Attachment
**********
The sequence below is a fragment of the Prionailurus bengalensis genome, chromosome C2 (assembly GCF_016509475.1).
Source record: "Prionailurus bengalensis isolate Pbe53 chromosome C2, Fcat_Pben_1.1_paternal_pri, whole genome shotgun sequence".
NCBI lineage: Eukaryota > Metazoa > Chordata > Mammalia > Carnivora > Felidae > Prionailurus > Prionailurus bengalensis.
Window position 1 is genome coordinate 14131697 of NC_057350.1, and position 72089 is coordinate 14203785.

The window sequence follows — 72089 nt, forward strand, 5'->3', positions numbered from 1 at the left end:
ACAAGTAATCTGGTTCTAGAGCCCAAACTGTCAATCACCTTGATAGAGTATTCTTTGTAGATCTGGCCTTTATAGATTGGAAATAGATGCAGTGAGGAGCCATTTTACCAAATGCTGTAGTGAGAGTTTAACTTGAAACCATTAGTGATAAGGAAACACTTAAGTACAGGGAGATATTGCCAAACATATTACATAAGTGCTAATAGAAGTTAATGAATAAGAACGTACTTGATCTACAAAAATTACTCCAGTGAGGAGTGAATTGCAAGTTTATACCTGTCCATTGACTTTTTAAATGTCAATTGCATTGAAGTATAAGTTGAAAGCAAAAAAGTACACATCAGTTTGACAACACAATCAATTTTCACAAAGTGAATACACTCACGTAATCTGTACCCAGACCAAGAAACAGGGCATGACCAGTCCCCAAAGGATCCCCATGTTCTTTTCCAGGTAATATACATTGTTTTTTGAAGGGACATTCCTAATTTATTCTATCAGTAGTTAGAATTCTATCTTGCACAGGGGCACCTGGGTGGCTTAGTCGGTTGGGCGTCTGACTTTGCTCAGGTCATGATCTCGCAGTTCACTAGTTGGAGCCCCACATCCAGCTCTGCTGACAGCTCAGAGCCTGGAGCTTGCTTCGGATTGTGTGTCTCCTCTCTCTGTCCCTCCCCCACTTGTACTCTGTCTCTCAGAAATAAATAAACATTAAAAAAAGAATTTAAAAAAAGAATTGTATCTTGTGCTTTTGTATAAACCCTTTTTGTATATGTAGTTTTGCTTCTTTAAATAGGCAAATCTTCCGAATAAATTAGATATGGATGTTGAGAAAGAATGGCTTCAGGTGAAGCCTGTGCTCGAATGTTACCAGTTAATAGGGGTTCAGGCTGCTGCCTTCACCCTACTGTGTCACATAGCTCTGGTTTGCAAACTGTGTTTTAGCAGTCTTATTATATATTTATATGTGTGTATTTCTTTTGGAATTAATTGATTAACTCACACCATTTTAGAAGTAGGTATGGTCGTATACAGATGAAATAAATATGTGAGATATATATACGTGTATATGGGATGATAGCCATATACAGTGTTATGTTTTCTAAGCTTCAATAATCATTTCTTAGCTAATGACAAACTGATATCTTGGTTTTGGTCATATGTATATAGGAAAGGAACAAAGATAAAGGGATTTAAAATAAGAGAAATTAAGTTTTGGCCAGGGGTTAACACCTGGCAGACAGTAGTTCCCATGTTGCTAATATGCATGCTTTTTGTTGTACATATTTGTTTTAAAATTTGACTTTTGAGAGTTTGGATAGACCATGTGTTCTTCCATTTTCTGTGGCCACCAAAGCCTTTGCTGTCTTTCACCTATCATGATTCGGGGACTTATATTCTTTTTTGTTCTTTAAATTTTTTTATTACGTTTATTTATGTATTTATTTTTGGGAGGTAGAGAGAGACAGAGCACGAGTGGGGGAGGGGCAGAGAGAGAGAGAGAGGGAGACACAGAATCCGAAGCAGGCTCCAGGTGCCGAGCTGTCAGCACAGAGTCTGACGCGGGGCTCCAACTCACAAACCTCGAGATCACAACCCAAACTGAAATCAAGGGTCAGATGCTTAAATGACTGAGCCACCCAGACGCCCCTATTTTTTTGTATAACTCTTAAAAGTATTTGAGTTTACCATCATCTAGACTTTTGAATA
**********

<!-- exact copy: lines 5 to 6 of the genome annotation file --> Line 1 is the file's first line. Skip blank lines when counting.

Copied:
The window sequence follows — 72089 nt, forward strand, 5'->3', positions numbered from 1 at the left end:
ACAAGTAATCTGGTTCTAGAGCCCAAACTGTCAATCACCTTGATAGAGTATTCTTTGTAGATCTGGCCTTTATAGATTGGAAATAGATGCAGTGAGGAGCCATTTTACCAAATGCTGTAGTGAGAGTTTAACTTGAAACCATTAGTGATAAGGAAACACTTAAGTACAGGGAGATATTGCCAAACATATTACATAAGTGCTAATAGAAGTTAATGAATAAGAACGTACTTGATCTACAAAAATTACTCCAGTGAGGAGTGAATTGCAAGTTTATACCTGTCCATTGACTTTTTAAATGTCAATTGCATTGAAGTATAAGTTGAAAGCAAAAAAGTACACATCAGTTTGACAACACAATCAATTTTCACAAAGTGAATACACTCACGTAATCTGTACCCAGACCAAGAAACAGGGCATGACCAGTCCCCAAAGGATCCCCATGTTCTTTTCCAGGTAATATACATTGTTTTTTGAAGGGACATTCCTAATTTATTCTATCAGTAGTTAGAATTCTATCTTGCACAGGGGCACCTGGGTGGCTTAGTCGGTTGGGCGTCTGACTTTGCTCAGGTCATGATCTCGCAGTTCACTAGTTGGAGCCCCACATCCAGCTCTGCTGACAGCTCAGAGCCTGGAGCTTGCTTCGGATTGTGTGTCTCCTCTCTCTGTCCCTCCCCCACTTGTACTCTGTCTCTCAGAAATAAATAAACATTAAAAAAAGAATTTAAAAAAAGAATTGTATCTTGTGCTTTTGTATAAACCCTTTTTGTATATGTAGTTTTGCTTCTTTAAATAGGCAAATCTTCCGAATAAATTAGATATGGATGTTGAGAAAGAATGGCTTCAGGTGAAGCCTGTGCTCGAATGTTACCAGTTAATAGGGGTTCAGGCTGCTGCCTTCACCCTACTGTGTCACATAGCTCTGGTTTGCAAACTGTGTTTTAGCAGTCTTATTATATATTTATATGTGTGTATTTCTTTTGGAATTAATTGATTAACTCACACCATTTTAGAAGTAGGTATGGTCGTATACAGATGAAATAAATATGTGAGATATATATACGTGTATATGGGATGATAGCCATATACAGTGTTATGTTTTCTAAGCTTCAATAATCATTTCTTAGCTAATGACAAACTGATATCTTGGTTTTGGTCATATGTATATAGGAAAGGAACAAAGATAAAGGGATTTAAAATAAGAGAAATTAAGTTTTGGCCAGGGGTTAACACCTGGCAGACAGTAGTTCCCATGTTGCTAATATGCATGCTTTTTGTTGTACATATTTGTTTTAAAATTTGACTTTTGAGAGTTTGGATAGACCATGTGTTCTTCCATTTTCTGTGGCCACCAAAGCCTTTGCTGTCTTTCACCTATCATGATTCGGGGACTTATATTCTTTTTTGTTCTTTAAATTTTTTTATTACGTTTATTTATGTATTTATTTTTGGGAGGTAGAGAGAGACAGAGCACGAGTGGGGGAGGGGCAGAGAGAGAGAGAGAGGGAGACACAGAATCCGAAGCAGGCTCCAGGTGCCGAGCTGTCAGCACAGAGTCTGACGCGGGGCTCCAACTCACAAACCTCGAGATCACAACCCAAACTGAAATCAAGGGTCAGATGCTTAAATGACTGAGCCACCCAGACGCCCCTATTTTTTTGTATAACTCTTAAAAGTATTTGAGTTTACCATCATCTAGACTTTTGAATA